CDEDS (Constraint Driven Engineering Design Synthesis) Methodology


A typical new product design passes through stages of – statement of need, development of concepts, synthesis of geometry, detailed product design, analysis and optimization. Significant time is spent in developing (Phrasing) and synthesizing (Detailing) concepts. Today, engineers use iterative methods and multiple tools to achieve the desired design goals which can be time consuming and non-optimal. This document describes a new methodology to improve the design process.

The methodology works on the premise that: if multiple limiting configurations can describe the working envelop of the mechanism and if customer needs can be expressed as design constraints then the problem reduces to solving a multi-objective optimization problem. The methodology also states that with appropriate software tools a pareto optimal solution that best reflects the engineers experience can be derived. This solution is superior to a solution derived using brute force iterative method because it encapsulates all the customer needs and working conditions into the problem at one go, thereby reducing design cycle time considerably and providing an opportunity to integrate an organizations product design philosophy into the solution.



Design1 is defined as creation of new things and Synthesis is the creative step itself in conceiving new solutions to solve a problem. While, Design addresses both creative and analytical aspects of the problem, Synthesis is an aspect of design which creates candidate solutions. Engineering is a subset of these design activities and it focuses more on the technical aspects of performance of designed systems.

Understanding the process of Engineering Design Synthesis is therefore key to defining effective methodologies and selection of appropriate software tools. As all things engineering, getting a well-conceived working solution to a problem is a preferred goal over mere concept generation. Therefore, we would consider generation of multiple (and innovative) concepts as only an intermediate step in the overall scheme of Engineering Design Synthesis. It follows that the methodology has to necessarily recognize two stages of Design Synthesis: “Concept Phrasing” (non-detail) and “Concept Detailing” stages.

Different Stages of CDEDS Design Synthesis

Concept Phrasing

During the creative stage of “Concept Phrasing”, an engineer is interested in answering the “how” of the problem. Multiple concepts are to be invented and evaluated. Conditions of acceptance typically relate to form and function and less to fit, physics or performance. Using a door flap example, let’s see how a simple functional requirements for an office cabinet door flap pans out in real life.

Key take-away from “Concept Phrasing” example:

The first three concepts above, differ vastly from one another on how they approach the problem and so the mechanisms are also different. The fourth one, is a variation of the parallelogram concept 3. This clearly shows that in the early stages of phrasing we need variety and also a bulk of ideas. As we progress through understanding the operating limitations of the door flap in greater detail, some candidate concepts get transformed into solutions. Evolution of mechanism from simple to complex, and vice-versa, is universally true for most projects where engineers get to understand the functional constraints better as they plough through detail. Seeing the operational constraints early during ideation saves time and cost compared to seeing them later in the project life cycle.

One can also notice that different working mechanisms result from different functional constraints being overlaid on the basic specification. These constraints, more so during Phrasing, can be translated to fundamental physical parameters like dimensional height, weight, area etc which are easily managed by today’s software.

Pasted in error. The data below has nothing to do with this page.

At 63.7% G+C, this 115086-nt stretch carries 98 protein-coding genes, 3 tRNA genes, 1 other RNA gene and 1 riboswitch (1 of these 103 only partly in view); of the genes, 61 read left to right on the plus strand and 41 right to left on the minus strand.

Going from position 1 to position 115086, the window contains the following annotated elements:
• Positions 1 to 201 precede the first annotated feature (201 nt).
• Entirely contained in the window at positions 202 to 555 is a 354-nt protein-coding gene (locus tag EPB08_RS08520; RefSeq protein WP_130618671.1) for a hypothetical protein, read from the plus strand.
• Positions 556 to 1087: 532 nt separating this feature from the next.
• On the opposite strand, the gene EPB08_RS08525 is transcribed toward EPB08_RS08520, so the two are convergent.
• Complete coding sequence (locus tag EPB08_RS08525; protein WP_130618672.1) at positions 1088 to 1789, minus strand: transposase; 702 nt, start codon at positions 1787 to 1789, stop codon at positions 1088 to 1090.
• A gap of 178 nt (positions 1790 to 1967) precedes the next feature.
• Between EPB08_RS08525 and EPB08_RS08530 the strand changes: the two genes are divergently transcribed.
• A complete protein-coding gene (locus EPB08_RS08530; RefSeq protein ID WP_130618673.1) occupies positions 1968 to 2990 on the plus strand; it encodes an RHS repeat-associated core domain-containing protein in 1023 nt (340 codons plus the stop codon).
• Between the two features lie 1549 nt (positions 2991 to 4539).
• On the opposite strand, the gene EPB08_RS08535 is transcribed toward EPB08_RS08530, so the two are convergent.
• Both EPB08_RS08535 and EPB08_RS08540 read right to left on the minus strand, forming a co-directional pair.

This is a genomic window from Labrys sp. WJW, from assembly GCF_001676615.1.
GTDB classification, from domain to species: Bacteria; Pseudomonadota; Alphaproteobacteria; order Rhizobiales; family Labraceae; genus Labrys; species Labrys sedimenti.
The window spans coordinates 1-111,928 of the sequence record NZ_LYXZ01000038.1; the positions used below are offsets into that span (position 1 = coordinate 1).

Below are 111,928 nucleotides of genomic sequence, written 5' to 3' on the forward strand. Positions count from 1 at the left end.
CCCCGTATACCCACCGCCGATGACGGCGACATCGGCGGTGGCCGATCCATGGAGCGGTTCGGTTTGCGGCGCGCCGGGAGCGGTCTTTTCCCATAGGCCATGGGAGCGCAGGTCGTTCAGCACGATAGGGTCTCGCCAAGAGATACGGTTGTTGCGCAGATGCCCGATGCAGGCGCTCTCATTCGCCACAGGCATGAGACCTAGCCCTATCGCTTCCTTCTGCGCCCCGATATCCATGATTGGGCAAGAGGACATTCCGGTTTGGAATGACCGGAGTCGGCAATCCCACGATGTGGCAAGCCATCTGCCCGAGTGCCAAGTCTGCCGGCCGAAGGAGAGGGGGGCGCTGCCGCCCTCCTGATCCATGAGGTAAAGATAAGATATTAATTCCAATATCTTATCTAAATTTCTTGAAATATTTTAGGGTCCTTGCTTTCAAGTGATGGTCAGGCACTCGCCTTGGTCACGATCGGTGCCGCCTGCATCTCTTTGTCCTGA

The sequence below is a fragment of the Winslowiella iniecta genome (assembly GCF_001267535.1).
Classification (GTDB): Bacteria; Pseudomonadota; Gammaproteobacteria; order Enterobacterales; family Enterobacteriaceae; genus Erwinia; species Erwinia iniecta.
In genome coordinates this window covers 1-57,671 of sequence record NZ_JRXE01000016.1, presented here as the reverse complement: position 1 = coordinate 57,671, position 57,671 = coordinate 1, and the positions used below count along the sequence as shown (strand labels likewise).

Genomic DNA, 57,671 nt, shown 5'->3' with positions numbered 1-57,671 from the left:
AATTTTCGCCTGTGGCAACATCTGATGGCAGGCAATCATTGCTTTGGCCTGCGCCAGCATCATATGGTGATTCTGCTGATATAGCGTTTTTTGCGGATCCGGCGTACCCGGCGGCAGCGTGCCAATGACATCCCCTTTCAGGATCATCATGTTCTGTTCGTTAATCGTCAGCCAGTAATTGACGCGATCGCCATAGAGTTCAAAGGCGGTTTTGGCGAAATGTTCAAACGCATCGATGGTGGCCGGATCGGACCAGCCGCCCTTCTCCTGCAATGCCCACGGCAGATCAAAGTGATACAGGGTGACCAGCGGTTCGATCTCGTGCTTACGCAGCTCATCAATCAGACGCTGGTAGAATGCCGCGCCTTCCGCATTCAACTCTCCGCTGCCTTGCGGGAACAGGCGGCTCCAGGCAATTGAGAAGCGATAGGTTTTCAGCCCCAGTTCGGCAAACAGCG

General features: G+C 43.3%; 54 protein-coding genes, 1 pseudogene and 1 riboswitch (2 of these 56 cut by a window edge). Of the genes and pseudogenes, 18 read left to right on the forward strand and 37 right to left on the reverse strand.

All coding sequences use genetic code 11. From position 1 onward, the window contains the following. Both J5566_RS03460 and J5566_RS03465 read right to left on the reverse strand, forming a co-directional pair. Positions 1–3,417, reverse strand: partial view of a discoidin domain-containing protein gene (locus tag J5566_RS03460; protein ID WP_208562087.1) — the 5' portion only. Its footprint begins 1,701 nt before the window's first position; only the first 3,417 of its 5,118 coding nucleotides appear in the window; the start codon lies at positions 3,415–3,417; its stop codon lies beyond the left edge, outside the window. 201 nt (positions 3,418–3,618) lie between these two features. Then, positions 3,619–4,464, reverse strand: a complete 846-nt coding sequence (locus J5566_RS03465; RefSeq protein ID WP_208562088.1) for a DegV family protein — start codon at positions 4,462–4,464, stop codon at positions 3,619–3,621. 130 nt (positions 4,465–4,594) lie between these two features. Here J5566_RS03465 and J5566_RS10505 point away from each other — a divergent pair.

To sum it up – creativity is the key driver during Concept Phrasing and we believe (at least for now) this firmly rests with the (human) engineer. The concepts can be sketched by hand or drawn using software but the key requirements are – variety and bulk. However, in order to tests the concepts one needs graphical software tools that are easy to use and have some simulation capability. It will be added advantage if the tool can also handle dimensions, as then, concepts can be tested against real-life functional constraints.

Concept Detailing

In “Concept Detailing”, one (or more) concepts from phrasing stage are typically subjected to Engineering rigor. Make no mistake, engineering parameters of fit and physics are just another set of boundary constraints laid over the concepts. They are integral to making concepts practical beyond just dimensional requirements. Depending on where you would want to stop, this step can actually end in well-conceived design solutions that are practical, meet engineering rigor and more importantly meet marketing specifications.

An excavator example below shows the challenges of “Concept Detailing”. This should help in selection of appropriate tools to address this stage of Engineering Design Synthesis.

Excavator example:

Design Specification: Design an excavator work group (circled in Fig 5.0 below) for a 23 ton tracked excavator that includes a boom, a dipper arm and a 1.2 cu.m bucket that delivers the range dimensions given. The boom pivot point on the turntable should be at least 1200 mm from ground and at least 100 mm from slew centre to provide clearance for other machinery:


The Engineering Manager can be in three different situations relating to this requirement and he would react differently for each situation:

Situation 1: The specification is an extension of an existing design within the factory: then the kinematic lengths of boom, dipper and bucket are almost known and the problem reduces to iterating the four-bar mechanism at the bucket end and arriving at the cylinder sizes.

Situation 2: The specification is of a competing machine not within the factory:  then the manager would conduct a competitive bench-mark exercise and arrive at starting lengths from the study.

Situation 3: Specification is not a known configuration anywhere in the market: If you address this last situation, then other situations are automatically addressed.